Placement of decorations around marks

As far as I can tell inline decorations that are applied across the same range as a mark are always applied inside whatever marks are applied to the same node. As for widgets, these are applied on the inside of a mark’s DOM node when applied at the start of the mark range and outside of a marks’ DOM node when applied at the end of the range. As far as I can tell side spec for a widget isn’t used here. Have I missed something here, is this behaviour editable in any way? If not is this an implementation detail or is guaranteed to say like this?

Also maybe I’ve misunderstood some of this and it’s quite accurate :wink:

This is indeed an implementation detail that hasn’t been thought through very much yet. The renderer syncs the wraping marks on every regular node, and will just render widgets in the context of the node before them. It would probably not be terribly hard to change this, and have it first sync to the next node when side > 0. Would that help? Do you have any opinion on what should happen when there is no node after the widget?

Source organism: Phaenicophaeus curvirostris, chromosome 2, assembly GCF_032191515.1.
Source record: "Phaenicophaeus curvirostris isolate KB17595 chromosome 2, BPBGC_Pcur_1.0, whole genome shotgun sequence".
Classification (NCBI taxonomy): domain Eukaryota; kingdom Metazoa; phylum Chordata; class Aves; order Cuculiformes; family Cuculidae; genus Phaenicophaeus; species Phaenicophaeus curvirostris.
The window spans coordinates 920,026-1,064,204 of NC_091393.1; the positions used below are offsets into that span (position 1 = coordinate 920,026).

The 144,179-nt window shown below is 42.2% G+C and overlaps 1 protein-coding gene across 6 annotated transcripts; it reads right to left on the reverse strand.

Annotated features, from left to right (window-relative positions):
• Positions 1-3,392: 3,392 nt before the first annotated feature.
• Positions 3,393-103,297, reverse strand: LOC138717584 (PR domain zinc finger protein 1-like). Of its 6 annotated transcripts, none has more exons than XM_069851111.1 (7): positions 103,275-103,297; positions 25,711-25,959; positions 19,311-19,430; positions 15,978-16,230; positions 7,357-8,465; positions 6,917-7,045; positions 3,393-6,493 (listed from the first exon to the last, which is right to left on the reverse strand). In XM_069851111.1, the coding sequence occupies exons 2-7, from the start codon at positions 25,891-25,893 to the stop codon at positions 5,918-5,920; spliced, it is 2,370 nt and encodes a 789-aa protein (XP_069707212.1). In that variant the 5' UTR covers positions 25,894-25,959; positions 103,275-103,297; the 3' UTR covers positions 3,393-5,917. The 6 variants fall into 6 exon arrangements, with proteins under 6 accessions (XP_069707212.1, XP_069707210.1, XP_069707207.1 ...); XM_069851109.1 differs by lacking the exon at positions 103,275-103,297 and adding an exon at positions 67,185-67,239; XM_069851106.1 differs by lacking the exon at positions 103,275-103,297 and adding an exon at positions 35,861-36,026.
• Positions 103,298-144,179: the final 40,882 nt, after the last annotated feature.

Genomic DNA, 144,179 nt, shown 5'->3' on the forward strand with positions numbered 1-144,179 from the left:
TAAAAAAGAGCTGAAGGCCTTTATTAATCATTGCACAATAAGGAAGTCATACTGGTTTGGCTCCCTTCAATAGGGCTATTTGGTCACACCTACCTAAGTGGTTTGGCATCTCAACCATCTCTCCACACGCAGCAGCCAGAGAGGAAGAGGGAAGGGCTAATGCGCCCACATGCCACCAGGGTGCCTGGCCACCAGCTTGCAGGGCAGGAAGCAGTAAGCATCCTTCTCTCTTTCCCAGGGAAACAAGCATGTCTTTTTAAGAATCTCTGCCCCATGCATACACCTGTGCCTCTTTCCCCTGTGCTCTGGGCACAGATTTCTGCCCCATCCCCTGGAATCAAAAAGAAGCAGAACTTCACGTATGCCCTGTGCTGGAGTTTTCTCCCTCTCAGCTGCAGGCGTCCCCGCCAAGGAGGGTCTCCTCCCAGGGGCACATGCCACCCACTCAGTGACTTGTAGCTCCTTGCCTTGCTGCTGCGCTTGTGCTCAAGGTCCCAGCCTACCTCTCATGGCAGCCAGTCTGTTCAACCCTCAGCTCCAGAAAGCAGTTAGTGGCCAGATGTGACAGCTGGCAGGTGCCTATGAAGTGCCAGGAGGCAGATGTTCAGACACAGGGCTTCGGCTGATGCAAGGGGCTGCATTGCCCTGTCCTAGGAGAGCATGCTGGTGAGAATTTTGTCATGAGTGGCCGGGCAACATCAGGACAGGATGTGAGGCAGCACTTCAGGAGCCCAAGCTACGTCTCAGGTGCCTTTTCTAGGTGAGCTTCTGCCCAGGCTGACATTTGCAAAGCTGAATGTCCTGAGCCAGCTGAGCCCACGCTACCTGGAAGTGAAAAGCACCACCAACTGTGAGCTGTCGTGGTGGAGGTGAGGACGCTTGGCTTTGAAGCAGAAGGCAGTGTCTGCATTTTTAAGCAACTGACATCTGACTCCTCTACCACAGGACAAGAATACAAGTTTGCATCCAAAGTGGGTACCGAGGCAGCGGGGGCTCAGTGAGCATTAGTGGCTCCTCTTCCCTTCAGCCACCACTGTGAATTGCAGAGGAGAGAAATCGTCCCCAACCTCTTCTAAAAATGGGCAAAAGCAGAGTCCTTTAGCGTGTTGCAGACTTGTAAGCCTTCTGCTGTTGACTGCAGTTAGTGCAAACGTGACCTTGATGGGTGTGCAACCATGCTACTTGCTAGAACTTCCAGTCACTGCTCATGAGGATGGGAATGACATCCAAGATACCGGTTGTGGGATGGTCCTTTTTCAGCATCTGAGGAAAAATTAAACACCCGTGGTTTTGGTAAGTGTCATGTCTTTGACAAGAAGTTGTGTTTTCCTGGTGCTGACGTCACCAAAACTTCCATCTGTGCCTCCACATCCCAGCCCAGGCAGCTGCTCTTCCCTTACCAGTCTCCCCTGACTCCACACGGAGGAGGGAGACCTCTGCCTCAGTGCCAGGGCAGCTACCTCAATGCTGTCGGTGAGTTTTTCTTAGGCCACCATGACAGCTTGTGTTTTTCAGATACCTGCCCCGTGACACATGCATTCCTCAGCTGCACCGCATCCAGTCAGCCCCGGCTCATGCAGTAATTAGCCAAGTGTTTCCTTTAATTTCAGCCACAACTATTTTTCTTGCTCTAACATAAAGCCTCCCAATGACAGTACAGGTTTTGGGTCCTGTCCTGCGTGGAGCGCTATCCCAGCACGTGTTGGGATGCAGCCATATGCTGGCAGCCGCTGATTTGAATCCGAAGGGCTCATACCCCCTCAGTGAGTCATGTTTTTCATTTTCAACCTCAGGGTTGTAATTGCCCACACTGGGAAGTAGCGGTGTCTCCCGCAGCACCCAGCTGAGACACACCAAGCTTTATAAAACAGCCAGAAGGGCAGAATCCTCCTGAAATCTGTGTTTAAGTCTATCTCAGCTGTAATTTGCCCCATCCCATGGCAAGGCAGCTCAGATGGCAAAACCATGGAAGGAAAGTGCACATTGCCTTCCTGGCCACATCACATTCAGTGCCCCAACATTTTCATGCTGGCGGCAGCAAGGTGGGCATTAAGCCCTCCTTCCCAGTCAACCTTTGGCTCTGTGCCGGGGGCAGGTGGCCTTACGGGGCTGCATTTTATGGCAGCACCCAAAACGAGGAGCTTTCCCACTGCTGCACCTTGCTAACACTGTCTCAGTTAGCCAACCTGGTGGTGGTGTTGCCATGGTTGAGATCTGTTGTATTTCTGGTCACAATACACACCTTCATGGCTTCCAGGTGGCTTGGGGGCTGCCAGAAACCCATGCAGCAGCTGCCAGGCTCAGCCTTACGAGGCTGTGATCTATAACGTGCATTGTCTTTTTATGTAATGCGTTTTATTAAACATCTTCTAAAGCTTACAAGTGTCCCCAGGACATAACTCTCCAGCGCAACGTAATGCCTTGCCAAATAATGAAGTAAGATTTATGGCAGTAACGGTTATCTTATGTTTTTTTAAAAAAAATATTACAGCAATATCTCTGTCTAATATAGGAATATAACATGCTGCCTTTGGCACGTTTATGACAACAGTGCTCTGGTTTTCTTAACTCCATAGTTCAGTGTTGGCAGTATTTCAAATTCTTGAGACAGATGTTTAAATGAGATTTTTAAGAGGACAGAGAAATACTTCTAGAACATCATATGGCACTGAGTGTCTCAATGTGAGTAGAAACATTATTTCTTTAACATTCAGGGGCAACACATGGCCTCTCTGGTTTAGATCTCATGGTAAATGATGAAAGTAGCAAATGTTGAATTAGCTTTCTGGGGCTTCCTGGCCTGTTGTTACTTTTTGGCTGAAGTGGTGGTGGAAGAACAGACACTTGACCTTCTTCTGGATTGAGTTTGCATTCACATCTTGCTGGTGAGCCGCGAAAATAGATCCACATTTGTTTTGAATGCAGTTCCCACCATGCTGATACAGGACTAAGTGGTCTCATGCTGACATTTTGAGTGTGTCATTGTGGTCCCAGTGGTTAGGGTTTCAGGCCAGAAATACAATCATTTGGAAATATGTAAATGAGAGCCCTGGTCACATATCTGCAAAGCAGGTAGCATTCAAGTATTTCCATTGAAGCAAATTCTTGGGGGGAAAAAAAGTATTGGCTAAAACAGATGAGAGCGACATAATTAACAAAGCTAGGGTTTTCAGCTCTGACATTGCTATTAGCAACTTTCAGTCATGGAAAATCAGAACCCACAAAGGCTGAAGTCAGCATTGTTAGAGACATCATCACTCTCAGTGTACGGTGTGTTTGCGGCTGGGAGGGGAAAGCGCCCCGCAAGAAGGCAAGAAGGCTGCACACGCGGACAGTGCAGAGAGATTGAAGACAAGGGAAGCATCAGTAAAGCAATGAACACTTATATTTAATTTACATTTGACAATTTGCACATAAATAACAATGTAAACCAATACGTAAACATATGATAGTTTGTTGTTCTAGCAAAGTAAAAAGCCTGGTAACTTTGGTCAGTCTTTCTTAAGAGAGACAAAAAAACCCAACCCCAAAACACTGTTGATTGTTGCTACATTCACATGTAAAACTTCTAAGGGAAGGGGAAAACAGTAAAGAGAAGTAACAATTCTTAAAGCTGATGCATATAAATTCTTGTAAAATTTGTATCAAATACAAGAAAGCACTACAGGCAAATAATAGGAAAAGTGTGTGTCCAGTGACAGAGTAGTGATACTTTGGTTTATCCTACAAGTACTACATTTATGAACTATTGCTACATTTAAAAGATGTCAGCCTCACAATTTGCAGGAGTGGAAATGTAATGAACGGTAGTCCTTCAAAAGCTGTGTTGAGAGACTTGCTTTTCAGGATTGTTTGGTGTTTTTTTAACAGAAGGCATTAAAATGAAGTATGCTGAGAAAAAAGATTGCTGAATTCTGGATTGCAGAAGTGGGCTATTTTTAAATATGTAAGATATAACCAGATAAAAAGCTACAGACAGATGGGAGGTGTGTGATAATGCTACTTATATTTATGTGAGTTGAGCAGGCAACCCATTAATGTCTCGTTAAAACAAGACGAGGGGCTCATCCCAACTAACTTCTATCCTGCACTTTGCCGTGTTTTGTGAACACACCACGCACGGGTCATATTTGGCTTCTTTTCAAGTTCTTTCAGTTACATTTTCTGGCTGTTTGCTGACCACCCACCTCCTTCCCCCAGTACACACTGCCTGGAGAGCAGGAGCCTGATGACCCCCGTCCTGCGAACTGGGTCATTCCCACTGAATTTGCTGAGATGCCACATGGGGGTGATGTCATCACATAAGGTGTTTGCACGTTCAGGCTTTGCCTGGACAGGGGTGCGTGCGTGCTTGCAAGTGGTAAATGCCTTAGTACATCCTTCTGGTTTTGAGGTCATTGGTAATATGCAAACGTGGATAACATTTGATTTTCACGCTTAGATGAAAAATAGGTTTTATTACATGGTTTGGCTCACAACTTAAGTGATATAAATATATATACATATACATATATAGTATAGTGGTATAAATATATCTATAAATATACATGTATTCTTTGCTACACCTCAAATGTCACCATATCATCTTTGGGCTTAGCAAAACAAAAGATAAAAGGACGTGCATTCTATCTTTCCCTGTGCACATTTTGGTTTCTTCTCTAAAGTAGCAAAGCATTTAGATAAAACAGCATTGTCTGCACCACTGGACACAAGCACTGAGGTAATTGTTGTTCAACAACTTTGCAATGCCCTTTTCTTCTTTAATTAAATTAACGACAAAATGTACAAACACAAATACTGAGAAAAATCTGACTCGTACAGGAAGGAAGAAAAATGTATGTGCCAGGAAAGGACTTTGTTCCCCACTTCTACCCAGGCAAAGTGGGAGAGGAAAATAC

Ah yeah, I got them the wrong way around. I think it would help if you could use the side to specify where it falls for most use cases. Currently I’m working with decos that ‘belong’ to a mark - a bit ‘out there’ I know - with the potential of overlapping marks occuring. For this particular use case one might need some sort of priority system ultimately for predictable rendering around marks. Maybe that would be too fiddly but, as far as I know, there would be no way to render a widget inside like:

  <widget />

I think that would be pretttty fiddly (although I’m not too familiar with the render logic) given that it would ask for a priority system that would, at the very least, be shared across both marks and decos at the very least.